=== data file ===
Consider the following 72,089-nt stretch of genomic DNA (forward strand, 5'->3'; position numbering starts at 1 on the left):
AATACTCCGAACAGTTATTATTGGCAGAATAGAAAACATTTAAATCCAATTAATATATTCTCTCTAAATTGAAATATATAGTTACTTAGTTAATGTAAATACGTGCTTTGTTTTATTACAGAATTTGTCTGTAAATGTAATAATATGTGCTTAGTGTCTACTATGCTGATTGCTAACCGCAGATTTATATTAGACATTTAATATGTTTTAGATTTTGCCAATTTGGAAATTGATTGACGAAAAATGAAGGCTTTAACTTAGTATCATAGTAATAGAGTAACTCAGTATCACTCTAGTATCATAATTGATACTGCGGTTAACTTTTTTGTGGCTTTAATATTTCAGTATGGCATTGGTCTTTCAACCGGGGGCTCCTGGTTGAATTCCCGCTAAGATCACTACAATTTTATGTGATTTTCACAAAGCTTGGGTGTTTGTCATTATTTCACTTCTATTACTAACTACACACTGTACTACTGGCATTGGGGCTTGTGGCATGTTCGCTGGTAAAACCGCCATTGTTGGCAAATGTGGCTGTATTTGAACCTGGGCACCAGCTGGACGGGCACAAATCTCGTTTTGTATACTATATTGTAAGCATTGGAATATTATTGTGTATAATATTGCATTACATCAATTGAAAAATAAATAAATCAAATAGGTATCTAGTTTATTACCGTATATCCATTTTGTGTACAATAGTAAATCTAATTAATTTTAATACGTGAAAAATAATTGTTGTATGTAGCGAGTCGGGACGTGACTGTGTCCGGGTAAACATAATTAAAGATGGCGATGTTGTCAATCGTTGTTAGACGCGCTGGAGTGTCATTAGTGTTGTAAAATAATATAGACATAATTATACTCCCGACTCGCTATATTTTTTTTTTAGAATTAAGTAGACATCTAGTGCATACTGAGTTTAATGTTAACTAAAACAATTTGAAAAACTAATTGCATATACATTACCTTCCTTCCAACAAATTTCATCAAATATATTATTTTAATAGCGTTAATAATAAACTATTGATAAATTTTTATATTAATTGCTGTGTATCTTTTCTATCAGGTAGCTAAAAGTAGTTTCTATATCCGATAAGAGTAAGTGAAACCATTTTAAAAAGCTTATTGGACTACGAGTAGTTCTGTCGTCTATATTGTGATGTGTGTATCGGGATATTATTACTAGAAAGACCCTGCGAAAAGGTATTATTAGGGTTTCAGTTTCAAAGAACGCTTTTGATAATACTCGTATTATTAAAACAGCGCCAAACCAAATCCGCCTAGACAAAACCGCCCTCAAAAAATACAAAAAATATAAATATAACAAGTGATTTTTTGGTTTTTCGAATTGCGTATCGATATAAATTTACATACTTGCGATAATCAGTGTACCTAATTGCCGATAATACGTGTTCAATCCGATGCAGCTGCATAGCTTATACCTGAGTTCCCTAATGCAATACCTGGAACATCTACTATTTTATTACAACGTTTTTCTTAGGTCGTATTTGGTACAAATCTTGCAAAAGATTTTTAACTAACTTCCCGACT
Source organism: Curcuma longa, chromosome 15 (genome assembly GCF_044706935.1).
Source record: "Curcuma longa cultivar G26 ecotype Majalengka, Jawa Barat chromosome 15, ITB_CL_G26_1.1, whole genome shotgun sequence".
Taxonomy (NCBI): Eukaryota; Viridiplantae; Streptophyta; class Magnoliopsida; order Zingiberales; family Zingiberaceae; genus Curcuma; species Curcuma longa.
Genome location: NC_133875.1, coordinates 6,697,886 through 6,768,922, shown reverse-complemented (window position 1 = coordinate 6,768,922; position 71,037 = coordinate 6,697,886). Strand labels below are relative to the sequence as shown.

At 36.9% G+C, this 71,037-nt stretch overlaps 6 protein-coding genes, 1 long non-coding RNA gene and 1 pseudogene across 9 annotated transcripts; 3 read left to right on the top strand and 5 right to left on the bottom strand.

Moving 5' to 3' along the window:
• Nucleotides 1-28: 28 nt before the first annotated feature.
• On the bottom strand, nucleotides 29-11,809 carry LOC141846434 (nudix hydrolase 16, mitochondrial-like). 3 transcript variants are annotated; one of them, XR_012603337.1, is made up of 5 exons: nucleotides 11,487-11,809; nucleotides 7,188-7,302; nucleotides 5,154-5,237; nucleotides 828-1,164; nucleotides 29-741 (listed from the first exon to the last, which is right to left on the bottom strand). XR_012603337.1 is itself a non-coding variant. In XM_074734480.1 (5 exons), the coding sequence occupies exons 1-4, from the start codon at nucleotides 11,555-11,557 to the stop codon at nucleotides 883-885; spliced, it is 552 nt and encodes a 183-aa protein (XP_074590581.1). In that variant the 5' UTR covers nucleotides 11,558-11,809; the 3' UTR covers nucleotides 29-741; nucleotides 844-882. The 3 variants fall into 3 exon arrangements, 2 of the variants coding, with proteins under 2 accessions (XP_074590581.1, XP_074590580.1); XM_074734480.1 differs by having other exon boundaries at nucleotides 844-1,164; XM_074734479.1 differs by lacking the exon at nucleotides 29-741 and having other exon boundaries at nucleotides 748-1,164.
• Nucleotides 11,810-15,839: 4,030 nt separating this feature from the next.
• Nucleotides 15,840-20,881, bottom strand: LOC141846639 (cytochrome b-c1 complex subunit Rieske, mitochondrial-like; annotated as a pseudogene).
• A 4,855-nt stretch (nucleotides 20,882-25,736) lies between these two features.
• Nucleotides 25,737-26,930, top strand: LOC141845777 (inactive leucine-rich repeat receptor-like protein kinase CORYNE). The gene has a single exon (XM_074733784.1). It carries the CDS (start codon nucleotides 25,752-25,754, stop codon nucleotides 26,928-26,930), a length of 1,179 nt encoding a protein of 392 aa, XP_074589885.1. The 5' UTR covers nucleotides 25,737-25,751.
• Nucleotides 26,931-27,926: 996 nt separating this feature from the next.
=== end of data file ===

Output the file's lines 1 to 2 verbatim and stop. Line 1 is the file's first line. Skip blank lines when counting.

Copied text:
Consider the following 72,089-nt stretch of genomic DNA (forward strand, 5'->3'; position numbering starts at 1 on the left):
AATACTCCGAACAGTTATTATTGGCAGAATAGAAAACATTTAAATCCAATTAATATATTCTCTCTAAATTGAAATATATAGTTACTTAGTTAATGTAAATACGTGCTTTGTTTTATTACAGAATTTGTCTGTAAATGTAATAATATGTGCTTAGTGTCTACTATGCTGATTGCTAACCGCAGATTTATATTAGACATTTAATATGTTTTAGATTTTGCCAATTTGGAAATTGATTGACGAAAAATGAAGGCTTTAACTTAGTATCATAGTAATAGAGTAACTCAGTATCACTCTAGTATCATAATTGATACTGCGGTTAACTTTTTTGTGGCTTTAATATTTCAGTATGGCATTGGTCTTTCAACCGGGGGCTCCTGGTTGAATTCCCGCTAAGATCACTACAATTTTATGTGATTTTCACAAAGCTTGGGTGTTTGTCATTATTTCACTTCTATTACTAACTACACACTGTACTACTGGCATTGGGGCTTGTGGCATGTTCGCTGGTAAAACCGCCATTGTTGGCAAATGTGGCTGTATTTGAACCTGGGCACCAGCTGGACGGGCACAAATCTCGTTTTGTATACTATATTGTAAGCATTGGAATATTATTGTGTATAATATTGCATTACATCAATTGAAAAATAAATAAATCAAATAGGTATCTAGTTTATTACCGTATATCCATTTTGTGTACAATAGTAAATCTAATTAATTTTAATACGTGAAAAATAATTGTTGTATGTAGCGAGTCGGGACGTGACTGTGTCCGGGTAAACATAATTAAAGATGGCGATGTTGTCAATCGTTGTTAGACGCGCTGGAGTGTCATTAGTGTTGTAAAATAATATAGACATAATTATACTCCCGACTCGCTATATTTTTTTTTTAGAATTAAGTAGACATCTAGTGCATACTGAGTTTAATGTTAACTAAAACAATTTGAAAAACTAATTGCATATACATTACCTTCCTTCCAACAAATTTCATCAAATATATTATTTTAATAGCGTTAATAATAAACTATTGATAAATTTTTATATTAATTGCTGTGTATCTTTTCTATCAGGTAGCTAAAAGTAGTTTCTATATCCGATAAGAGTAAGTGAAACCATTTTAAAAAGCTTATTGGACTACGAGTAGTTCTGTCGTCTATATTGTGATGTGTGTATCGGGATATTATTACTAGAAAGACCCTGCGAAAAGGTATTATTAGGGTTTCAGTTTCAAAGAACGCTTTTGATAATACTCGTATTATTAAAACAGCGCCAAACCAAATCCGCCTAGACAAAACCGCCCTCAAAAAATACAAAAAATATAAATATAACAAGTGATTTTTTGGTTTTTCGAATTGCGTATCGATATAAATTTACATACTTGCGATAATCAGTGTACCTAATTGCCGATAATACGTGTTCAATCCGATGCAGCTGCATAGCTTATACCTGAGTTCCCTAATGCAATACCTGGAACATCTACTATTTTATTACAACGTTTTTCTTAGGTCGTATTTGGTACAAATCTTGCAAAAGATTTTTAACTAACTTCCCGACT